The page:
• If you're referring to this question, I don't necessarily agree with the downvote, and I'm borderline on VTC. Some people may disagree. I don't agree with the "If there is no code there is no effort" stance some take. As long as the thought process is outlined, it should be enough. Just make sure it is clear that you've done your research, including some of the dead-ends you ran into. – Geobits Nov 27 '13 at 17:27
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    Re: "Is there ever a poor question in the eye of the one asking?" Doesn't matter. Nobody thinks they're ever driving too fast, either, but a cop with a radar gun will feel differently - and the consequence is different depending on where you are, too. While they may not think it's a poor question, this doesn't mean they don't ultimately need to adjust their perspective to match the expectations in their current environment. If we're not willing to enforce quality standards, and would rather be nice to newbies and invite all kinds of crap questions, may as well rename the site Yahoo Answers. – Aaron Bertrand Nov 27 '13 at 17:28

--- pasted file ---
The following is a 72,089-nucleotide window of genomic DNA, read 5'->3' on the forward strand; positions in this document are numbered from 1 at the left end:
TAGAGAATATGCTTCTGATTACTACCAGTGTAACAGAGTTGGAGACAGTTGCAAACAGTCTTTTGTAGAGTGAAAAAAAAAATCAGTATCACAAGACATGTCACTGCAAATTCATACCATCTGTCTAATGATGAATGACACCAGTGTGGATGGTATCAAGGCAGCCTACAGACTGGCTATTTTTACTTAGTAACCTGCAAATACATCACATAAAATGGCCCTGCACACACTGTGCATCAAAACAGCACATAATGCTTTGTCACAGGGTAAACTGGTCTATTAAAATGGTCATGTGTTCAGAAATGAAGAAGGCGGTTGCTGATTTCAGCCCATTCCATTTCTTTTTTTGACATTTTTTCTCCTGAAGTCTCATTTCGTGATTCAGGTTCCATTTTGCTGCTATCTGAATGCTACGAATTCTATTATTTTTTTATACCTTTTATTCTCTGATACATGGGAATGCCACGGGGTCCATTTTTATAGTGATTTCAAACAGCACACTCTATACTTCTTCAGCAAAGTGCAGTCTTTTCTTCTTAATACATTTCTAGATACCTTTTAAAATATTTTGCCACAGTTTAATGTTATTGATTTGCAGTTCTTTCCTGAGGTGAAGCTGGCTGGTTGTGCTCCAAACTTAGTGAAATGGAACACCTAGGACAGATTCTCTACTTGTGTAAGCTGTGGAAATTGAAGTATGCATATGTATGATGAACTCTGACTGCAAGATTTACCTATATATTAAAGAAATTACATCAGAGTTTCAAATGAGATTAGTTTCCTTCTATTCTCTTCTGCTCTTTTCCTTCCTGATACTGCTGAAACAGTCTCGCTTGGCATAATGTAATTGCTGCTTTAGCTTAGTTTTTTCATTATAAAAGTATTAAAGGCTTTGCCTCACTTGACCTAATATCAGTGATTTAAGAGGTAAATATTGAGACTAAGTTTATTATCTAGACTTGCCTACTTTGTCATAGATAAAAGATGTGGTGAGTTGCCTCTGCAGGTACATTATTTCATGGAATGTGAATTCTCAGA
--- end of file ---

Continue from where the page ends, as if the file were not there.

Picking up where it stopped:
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    Effort doesn't mean code, it means effort: meta.stackexchange.com/questions/107116/… That said, your question looks pretty okay to me. Personally, I have no domain knowledge, but it seems to me that you've demonstrated minimal understanding. The only thing I might suggest is more than one sentence about the trouble with the potential solution you've discovered: "Because of x, I can't do y, but if I work around y with z, then fubar. Fubar isn't documented, etc." – jscs Nov 27 '13 at 19:29
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    There are plenty of questions around, full of code but devoid of effort - just think of people pasting the full code of some class and asking for help with some simple logic error. – Monolo Nov 27 '13 at 19:51
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You don't necessarily have to show an attempted solution. But you do have to demonstrate effort and a minimal understanding of the problem. Usually that means showing some code, even if it's only a little bit.

Example:

I tried fooing the bar with a baz instead of a qux, but got a casting error, and I don't understand why. Normally this cast works, but it didn't in this particular case.

My code:

private Foo Fooing(Bar the)
{
    var qux = new Qux();
    var baz = (Baz)qux;   // Casting error here.

    return baz.ToFoo();
}

The first question someone is going to ask you is "What does the code for Qux and Baz look like?" That kind of necessary dialog is the beginning of a path to an answer and is, in large part, why we ask for demonstration of effort.

In a way, your meta question here is illustrative of the problem. Without providing a specific example, you've essentially done some hand-waving, but haven't really painted a true picture of the specific problem you are having posting a question.